"In this rhyming book, students are preparing for their science projects at school. Everyone is sure of what they want to do for their project except one third grade girl. She starts to feel anxious as the science fair day draws closer. She goes online and looks for something cool, and she lands on a website that promises to be the best science project ever. She excitedly orders it and gets delivered a box of goop with a caution letter, which she ignores. The goop goes out of control and starts to eat everything and everyone and get bigger and bigger! This would be a good book to read aloud before a science lesson. The theme of the lesson could be to read and follow the instructions like good scientists do.

Lexile Level: 690L
Grade level equivalent: 4.3
Interest Level: 2-4
Genre: Science Fiction, humor
" said.

"The humorous children’s version of “The Blob”, Sierra’s story uses cleaver rhymes to warn children of what could happen if you cheat on your science fair project. The whole story has a gloopy style that almost foreshadows the terrifying event to come. The terrifying event to come: One of Miss Fidget’s third grade students makes the mistake of ordering her science project online. “Super Slime” may look like a harmless substance to the untrained eye, but when our little science-swindler doesn’t follow directions on the box the slime begins to eat everyone in sight! It’s slorping, sputtering, and splattering, bloated, bubbling, and bulging formless shape makes its way to the school where our cheater must defeat the slime. Each illustration floats in space on its page, jutting out at harsh angles and smeared with watery, vibrant colors. The slime is a rainbow splatter that drips and oozes and grows with each delicious victim. " said.

"This silly story, by Judy Sierra, involves a 3rd grader who is unable to come up with a project for the science fair. While watching her peers already finish up, she comes across 'Professor Swami's Super Slime' while on the Internet. After it arrives, she accidentally releases it, letting it escape to eat up everything in its'path. By the end of this hilarious story, she finally figues out how to save the day by getting it to explode with a combination of both sweets and soda. Needless to say, the story wraps up in saying that her project obviously didn't take first place!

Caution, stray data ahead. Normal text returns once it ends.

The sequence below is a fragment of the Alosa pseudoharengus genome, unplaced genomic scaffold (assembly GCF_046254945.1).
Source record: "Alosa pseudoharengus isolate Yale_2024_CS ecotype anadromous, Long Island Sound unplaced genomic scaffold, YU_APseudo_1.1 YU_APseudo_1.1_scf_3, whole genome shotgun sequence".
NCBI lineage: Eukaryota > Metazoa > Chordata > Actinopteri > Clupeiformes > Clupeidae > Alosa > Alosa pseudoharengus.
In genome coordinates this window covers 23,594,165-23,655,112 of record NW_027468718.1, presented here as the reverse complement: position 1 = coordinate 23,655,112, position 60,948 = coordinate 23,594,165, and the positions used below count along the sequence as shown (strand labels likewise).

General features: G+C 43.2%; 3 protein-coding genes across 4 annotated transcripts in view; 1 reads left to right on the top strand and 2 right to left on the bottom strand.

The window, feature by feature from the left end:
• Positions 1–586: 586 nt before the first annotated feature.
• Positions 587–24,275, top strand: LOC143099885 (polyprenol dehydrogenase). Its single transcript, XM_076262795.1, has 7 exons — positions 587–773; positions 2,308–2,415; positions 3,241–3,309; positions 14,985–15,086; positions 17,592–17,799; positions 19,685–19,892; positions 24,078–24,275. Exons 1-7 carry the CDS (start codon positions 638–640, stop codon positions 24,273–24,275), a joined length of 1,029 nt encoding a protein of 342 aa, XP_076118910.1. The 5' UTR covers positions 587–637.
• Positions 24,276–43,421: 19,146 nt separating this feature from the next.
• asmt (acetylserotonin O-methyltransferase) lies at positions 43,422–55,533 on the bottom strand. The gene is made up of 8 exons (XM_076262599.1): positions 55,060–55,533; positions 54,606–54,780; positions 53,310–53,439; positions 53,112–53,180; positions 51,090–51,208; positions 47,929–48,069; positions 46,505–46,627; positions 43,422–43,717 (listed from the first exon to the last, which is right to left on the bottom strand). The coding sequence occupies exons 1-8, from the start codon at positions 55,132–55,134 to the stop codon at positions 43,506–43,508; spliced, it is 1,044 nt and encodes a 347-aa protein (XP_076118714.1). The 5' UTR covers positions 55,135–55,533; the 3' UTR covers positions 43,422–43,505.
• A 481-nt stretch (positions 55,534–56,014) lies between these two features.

I truly enjoyed this story as I read it aloud to my class the other week. It is wildly funny and the illustrations simply add to the humor filled within this book. I recommend it for people of all ages who can appreciate how easily things can go wrong. It even teaches a valuable lesson on being responsible when needing to clean up your own messes. This is definitely another success by acclaimed author Judy Sierra.
" said.

"What a perfect book to read to students to kick off science fair! In this amusing rhyming book, a young girl can’t think of anything special to do for the fair so, unlike her more creative classmates, sends away for “super slime” that she finds on the Internet. It is advertised as “a science project fully guaranteed to win first prize; a substance so amazing judges won’t believe their eyes.” Unfortunately, the super slime runs amok, gobbling up the narrator’s cat, her little sister, dad, teacher, and classmates. In the end, the young girl recalls the instructions on how to control the unruly blob.

Rhyming books don’t have to be just for the little ones. I love when I find ones that appeal to older students. My students love the rhythm, flow, and humor of these books. This one in particular is not only enjoyable but pertains to a subject matter they can relate to. It contains higher level vocabulary such as ingested, CO2, catapulted, mass, swelled, and debris. And, of course, kids will definitely be intrigued by the multi-colored, splatter-painted blob, an abstract figure that takes on subtle and comical human characteristics.
" said.